The older you get, the more likely you are to have stiff, creaky and painful knees. Knee pain is often caused by osteoarthritis, a wearing away of the cartilage that acts as a cushion between the thigh and calf bones.
Knee osteoarthritis (arthritis of the knee) is very common – 14 million Americans have the condition – but that doesn"t mean you have to live with it. We talked to Dr. John McClellan, an independent orthopedic surgeon who chooses to practice at Franciscan Health in Olympia Fields, Illinois, about what you can do to feel better.
A: Well, for some people, arthritis can be caused by being slightly bowlegged or slightly knock-kneed. Over time, that can lead to arthritis of the knee. Because of the misalignment of the knee, one side of the joint can wear out more quickly than the other side.
Having a history of knee injuries that didn't receive proper care also can contribute to getting arthritis. This is something I see a lot with people who are athletes or were athletic in their younger days.
Another common cause of arthritis in the knee is weight gain. Carrying around extra weight places additional stress on the knees. It's like driving a truck on car tires – the tires are going to wear out.
A: Often times I start treating patients with oral pain relievers. I also may prescribe oral, non-steroidal, anti-inflammatory medication to bring down internal irritation of the tissues around the joints. I'll occasionally give a cortisone injection too to ease inflammation.
Cortisones are a broad category of steroid-based, anti-inflammatory medications. But they’re not the type of steroids you hear about athletes taking to build muscle. The kind used in orthopedic medicine help reduce inflammation around the joints.
A new type of non-invasive treatment for arthritis in the knee that's very effective is called viscosupplementation. You receive an injection of hyaluronic acid into the knee joint. It's a series of three injections that gradually increase the thickness of your normal joint fluid so there's more of a fluid cushion when you walk. In my practice, two out of three patients find it helps relieve their symptoms for about six months.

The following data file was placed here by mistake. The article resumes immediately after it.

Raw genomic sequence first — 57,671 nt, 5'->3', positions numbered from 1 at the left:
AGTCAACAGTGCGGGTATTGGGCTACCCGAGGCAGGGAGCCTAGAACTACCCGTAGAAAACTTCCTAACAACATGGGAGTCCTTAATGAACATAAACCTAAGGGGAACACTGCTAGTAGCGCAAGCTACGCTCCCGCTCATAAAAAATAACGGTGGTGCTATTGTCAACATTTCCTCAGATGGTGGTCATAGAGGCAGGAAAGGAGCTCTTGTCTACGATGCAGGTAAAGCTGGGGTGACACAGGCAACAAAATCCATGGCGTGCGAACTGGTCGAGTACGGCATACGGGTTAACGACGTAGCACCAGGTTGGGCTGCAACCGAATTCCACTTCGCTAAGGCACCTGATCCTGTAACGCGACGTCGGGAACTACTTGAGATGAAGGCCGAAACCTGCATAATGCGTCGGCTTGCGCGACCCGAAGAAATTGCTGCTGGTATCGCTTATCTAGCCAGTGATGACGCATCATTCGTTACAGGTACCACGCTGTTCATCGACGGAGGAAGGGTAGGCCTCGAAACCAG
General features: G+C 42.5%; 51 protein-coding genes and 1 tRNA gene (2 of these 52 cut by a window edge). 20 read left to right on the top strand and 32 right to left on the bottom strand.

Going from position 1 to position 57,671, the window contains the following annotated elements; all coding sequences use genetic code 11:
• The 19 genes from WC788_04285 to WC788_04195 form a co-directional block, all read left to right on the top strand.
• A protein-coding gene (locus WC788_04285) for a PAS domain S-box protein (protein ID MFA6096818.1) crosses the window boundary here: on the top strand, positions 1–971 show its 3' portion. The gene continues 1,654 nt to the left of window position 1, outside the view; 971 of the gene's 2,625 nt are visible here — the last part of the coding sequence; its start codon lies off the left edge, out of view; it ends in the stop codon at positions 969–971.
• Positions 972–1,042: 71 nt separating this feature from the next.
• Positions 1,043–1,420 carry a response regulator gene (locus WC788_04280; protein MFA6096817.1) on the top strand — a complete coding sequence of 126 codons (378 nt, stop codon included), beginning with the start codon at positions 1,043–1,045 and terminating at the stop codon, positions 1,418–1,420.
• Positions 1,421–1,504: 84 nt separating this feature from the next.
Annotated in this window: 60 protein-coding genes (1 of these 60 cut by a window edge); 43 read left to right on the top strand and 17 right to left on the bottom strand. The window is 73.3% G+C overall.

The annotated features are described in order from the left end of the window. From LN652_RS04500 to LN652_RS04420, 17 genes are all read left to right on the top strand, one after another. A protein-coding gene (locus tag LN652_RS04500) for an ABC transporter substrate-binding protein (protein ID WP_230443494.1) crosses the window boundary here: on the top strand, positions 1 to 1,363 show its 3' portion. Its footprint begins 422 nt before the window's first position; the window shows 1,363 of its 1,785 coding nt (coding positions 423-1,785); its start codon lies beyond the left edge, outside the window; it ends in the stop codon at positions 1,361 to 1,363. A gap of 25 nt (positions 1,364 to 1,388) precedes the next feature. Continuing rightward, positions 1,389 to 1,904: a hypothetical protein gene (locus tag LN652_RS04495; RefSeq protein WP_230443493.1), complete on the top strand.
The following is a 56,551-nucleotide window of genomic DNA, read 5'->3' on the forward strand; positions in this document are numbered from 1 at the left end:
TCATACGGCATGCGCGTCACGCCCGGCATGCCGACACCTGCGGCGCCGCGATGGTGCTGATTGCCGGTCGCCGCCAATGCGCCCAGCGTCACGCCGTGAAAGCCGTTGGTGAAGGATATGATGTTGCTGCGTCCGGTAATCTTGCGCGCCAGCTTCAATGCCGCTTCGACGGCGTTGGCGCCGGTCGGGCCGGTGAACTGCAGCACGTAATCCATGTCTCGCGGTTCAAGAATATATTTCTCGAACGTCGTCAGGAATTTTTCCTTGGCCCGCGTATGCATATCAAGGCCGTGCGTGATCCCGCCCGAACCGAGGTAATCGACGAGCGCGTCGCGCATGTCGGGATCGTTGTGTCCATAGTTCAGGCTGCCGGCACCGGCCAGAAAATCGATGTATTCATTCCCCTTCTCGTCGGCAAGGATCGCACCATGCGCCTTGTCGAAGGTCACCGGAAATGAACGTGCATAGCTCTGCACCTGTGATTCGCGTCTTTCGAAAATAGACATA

Physical therapy services can sometimes be helpful, too. Because many patients reduce their movement when they have knee pain, the knee can become very stiff. Physical therapy can be used to help increase the joint's range of motion.
A: When the cartilage in your knee is severely worn away or not there at all anymore, you’re a good candidate for surgery. A lot depends on the stage of osteoarthritis your doctor sees during your exam and in the X-rays.
A: For some patients, arthroscopic surgery can be a good option. It's a minimally invasive procedure requiring only two incisions, each measuring less than an inch. The surgeon inserts a tiny camera into your knee to see inside. Using small instruments, the surgeon can remove or smooth damaged tissue, or wash out cartilage fragments.
Arthroscopic surgery is an outpatient procedure with minimal down time. But it might have to be repeated every few years depending on factors such as maintaining a healthy weight. The procedure will definitely offer an improvement in symptoms, but it's not as effective as a knee replacement surgery.
Knee replacement is a traditional surgery and requires two to three months of physical therapy following the procedure. Most people will experience increased range of motion in their knee, but the biggest advantage of the surgery is eliminating pain during activities such as walking.
A: The earlier you see your doctor for knee pain, the better. Arthritis in the knee can get progressively worse as time goes by because damage continues being done to the joint. The more damage you have, the fewer options you have for treatment – especially non-invasive ones.
If you or a family member has knee pain, it's time to see a doctor. To find an orthopedic surgeon near you, search our online physician directory.